Darren Clarke reflects
BY Bruce Young | European PGA Tour | 2012 The Open Championship | Preview | 18 Jul 2012
Defending champion Darren Clarke has returned the Claret Jug to the R&A after twelve months of having it in his keep. In a press conference earlier this week he discussed his thoughts about being the Open Champion, his current game and the Royal Lytham & St Annes layout and set-up.
“I didn’t really want to give it back, obviously,” he said when asked about handing the trophy back. "It’s been good. The year has gone amazingly fast. It’s been an honour and a privilege for me to represent the R&A and bring the Claret Jug all over the world, and I have done.
“It was wonderful bringing it to all sorts of different countries, been to a few countries where it had never been before. But letting people see it, it’s one of those iconic trophies that people see on television but never actually physically get to see it, but a lot of people did. A lot of people have pictures with it, and they all enjoyed it as much as I did.”
Since the victory at Royal St Georges Clarke’s game has slipped considerably. In 14 starts in 2012 he has yet to record a top ten anywhere and he now sits in 84th position in the world rankings.
“I don’t know if it’s because of winning The Open Championship or not, but I’ve certainly fallen into a little bit of a trap of trying to play better, and trying too hard as opposed to just going and playing, getting into a mentality that I’ve got to go out and play like The Open champion, instead of just playing the way that I played up and down in the first place.
“I got a little caught up and tried too hard. Unfortunately that’s the nature of our game. You get success at the highest level, and it just creates some more. I want to win again and I want to win bigger and better tournaments. There is none better than The Open Championship, but I want to win the big tournaments. I just pushed myself too hard to do that.”
Clarke was asked as to how difficult it has been to continue on chasing goals after reaching such a pinnacle.
“That’s something that I did struggle with for a while, you know, for me and my goals The Open Championship is the biggest and best tournament in the world, and from the day that I lifted a club and started playing, this is all I ever wanted to do was win The Open Championship.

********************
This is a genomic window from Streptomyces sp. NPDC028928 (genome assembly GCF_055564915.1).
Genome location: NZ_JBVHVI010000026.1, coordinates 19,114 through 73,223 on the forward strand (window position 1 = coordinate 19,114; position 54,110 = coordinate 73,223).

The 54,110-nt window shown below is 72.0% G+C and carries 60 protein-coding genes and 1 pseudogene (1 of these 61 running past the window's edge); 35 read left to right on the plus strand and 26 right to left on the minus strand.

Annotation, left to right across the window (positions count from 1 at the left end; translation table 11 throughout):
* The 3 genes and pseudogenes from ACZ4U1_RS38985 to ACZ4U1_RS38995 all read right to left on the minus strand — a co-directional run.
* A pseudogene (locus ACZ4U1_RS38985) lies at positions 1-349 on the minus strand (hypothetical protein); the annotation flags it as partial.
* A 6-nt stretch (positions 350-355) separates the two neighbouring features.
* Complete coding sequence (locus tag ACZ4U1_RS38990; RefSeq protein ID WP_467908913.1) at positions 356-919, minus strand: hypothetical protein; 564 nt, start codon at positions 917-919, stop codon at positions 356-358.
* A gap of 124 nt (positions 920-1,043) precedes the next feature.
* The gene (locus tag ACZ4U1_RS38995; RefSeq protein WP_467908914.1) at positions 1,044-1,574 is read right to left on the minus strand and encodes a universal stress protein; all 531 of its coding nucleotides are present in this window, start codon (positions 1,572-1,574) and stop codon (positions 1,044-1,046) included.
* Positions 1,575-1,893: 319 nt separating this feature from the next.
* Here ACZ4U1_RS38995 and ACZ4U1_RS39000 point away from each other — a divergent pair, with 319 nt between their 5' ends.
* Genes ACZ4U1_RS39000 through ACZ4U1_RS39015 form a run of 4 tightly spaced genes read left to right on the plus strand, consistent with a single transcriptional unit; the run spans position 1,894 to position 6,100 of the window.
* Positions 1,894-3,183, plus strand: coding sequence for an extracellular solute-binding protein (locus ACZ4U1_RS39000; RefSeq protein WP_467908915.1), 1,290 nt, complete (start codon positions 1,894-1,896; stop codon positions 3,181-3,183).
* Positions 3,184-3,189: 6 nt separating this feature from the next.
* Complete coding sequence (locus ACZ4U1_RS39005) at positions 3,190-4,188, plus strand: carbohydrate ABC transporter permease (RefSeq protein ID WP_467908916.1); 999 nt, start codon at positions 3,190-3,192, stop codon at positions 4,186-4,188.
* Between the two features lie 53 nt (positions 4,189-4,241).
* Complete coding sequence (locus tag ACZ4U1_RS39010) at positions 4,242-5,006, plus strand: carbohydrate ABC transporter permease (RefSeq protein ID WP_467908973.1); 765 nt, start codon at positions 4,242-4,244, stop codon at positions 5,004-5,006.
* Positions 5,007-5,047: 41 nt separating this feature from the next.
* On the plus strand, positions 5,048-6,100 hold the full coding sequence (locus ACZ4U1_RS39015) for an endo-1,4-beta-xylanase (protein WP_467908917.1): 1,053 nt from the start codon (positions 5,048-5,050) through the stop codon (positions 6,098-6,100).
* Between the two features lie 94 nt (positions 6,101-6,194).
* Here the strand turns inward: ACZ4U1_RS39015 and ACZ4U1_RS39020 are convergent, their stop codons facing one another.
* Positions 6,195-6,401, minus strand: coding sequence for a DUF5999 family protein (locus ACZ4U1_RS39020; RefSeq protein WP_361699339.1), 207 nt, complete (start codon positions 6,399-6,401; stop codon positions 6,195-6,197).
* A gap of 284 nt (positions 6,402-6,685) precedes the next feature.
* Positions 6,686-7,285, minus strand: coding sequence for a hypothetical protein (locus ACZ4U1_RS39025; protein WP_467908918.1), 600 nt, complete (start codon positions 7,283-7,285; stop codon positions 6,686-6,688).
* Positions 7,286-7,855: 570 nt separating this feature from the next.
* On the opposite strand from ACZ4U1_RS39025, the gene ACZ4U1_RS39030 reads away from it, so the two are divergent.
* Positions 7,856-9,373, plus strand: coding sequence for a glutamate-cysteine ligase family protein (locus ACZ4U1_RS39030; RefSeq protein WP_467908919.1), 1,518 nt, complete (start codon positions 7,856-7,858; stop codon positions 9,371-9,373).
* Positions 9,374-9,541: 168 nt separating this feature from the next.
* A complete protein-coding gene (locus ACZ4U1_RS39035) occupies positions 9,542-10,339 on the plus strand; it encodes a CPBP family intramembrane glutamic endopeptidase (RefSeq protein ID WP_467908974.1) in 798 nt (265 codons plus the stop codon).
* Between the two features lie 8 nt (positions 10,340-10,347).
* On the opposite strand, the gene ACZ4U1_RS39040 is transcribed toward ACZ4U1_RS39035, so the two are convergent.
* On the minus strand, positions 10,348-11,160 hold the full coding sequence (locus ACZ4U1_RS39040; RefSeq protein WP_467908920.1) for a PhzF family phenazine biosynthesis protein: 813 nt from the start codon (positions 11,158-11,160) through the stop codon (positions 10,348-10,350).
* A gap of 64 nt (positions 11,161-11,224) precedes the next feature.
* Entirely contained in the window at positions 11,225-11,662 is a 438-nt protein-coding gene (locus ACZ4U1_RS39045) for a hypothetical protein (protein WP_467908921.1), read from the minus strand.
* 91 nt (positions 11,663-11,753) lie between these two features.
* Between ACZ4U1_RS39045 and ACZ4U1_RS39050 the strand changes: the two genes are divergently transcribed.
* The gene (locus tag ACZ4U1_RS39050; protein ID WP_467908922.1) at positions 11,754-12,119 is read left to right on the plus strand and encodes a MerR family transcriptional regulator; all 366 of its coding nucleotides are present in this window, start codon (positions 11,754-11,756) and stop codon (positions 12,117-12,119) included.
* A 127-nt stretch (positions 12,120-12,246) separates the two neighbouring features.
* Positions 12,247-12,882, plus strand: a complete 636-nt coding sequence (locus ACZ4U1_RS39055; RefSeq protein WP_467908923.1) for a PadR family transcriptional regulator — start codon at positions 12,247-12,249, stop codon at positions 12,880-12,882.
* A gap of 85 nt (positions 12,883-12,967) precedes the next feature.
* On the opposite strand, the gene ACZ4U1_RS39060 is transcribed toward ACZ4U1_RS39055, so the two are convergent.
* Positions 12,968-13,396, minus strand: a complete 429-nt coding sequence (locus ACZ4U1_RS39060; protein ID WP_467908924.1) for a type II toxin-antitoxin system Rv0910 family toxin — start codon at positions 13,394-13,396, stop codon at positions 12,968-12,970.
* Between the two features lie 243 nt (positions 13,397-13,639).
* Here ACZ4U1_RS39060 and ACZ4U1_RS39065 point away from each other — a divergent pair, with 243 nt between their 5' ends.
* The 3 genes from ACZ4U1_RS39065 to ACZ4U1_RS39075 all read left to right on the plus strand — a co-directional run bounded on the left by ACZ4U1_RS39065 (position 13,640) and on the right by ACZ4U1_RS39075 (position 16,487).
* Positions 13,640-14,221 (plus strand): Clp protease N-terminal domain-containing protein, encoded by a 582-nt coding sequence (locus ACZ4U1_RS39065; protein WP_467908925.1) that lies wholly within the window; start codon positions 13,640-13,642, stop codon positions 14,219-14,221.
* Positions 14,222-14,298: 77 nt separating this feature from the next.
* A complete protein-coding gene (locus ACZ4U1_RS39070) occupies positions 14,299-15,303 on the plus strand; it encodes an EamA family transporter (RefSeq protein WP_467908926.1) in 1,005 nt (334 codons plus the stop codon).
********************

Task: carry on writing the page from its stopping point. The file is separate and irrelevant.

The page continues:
“It took me quite some time to reflect upon it and see where I wanted to go after I’d won it. I struggled with that for quite some time, and then when I did then start practising every hour of the day, it wasn’t quite clicking into place. Maybe now that I’ve given the Jug back for this week, maybe I’ll get back to playing the way I can play.”
And what of the layout this year and the huge number of bunkers scattered throughout the course?
“It’s just a nightmare, because there’s 205 of them and I have absolutely no idea what the tournament vibe was, to liken it to what it is. They’re very penal, they’re very tough, those bunkers. They’ve reverted a lot of the faces, so some of them are a little bit more penal than others. You know there’s going to be occasions here this week where I think you’re going to have to see guys taking penalty drops out of them, because they won’t be able to move their ball anywhere.
“They are a huge part of this golf course. It’s very heavily bunkered in the landing areas where we really need to hit the ball. Accuracy is going to be the key this week. It’s not really length off the key, it’s keeping it on the fairways, and keeping it out of those bunkers.
“You know, there’s a few holes out there where prudence may come into play, and if you’ve got 220 left to the green for your second shot, it’s better than having to chip it out sideways or backwards out of the bunkers. They are very, very strategically placed, so you’ve got to be careful with them.”
The rough has become quite a talking point also this year and Clarke is aware of its dangers
“There’s a few patches out there where it’s just absolutely brutal. The grass is quite thick. It’s not quite what we would expect in links. The grass is going different ways and it’s quite thicker. It’s a little bit thicker than what you normally find on a links golf courses. It’s really, really tough. If you start spraying the ball around this week, you might as well go home.
“There’s no chance coming out of this rough at all. Some of the longer par 4s are going to play into the wind. Obviously you start missing the fairways there you’re really going to struggle. So it’s a big challenge. There’s a really huge premium on accuracy this week.
Discuss this article in our forums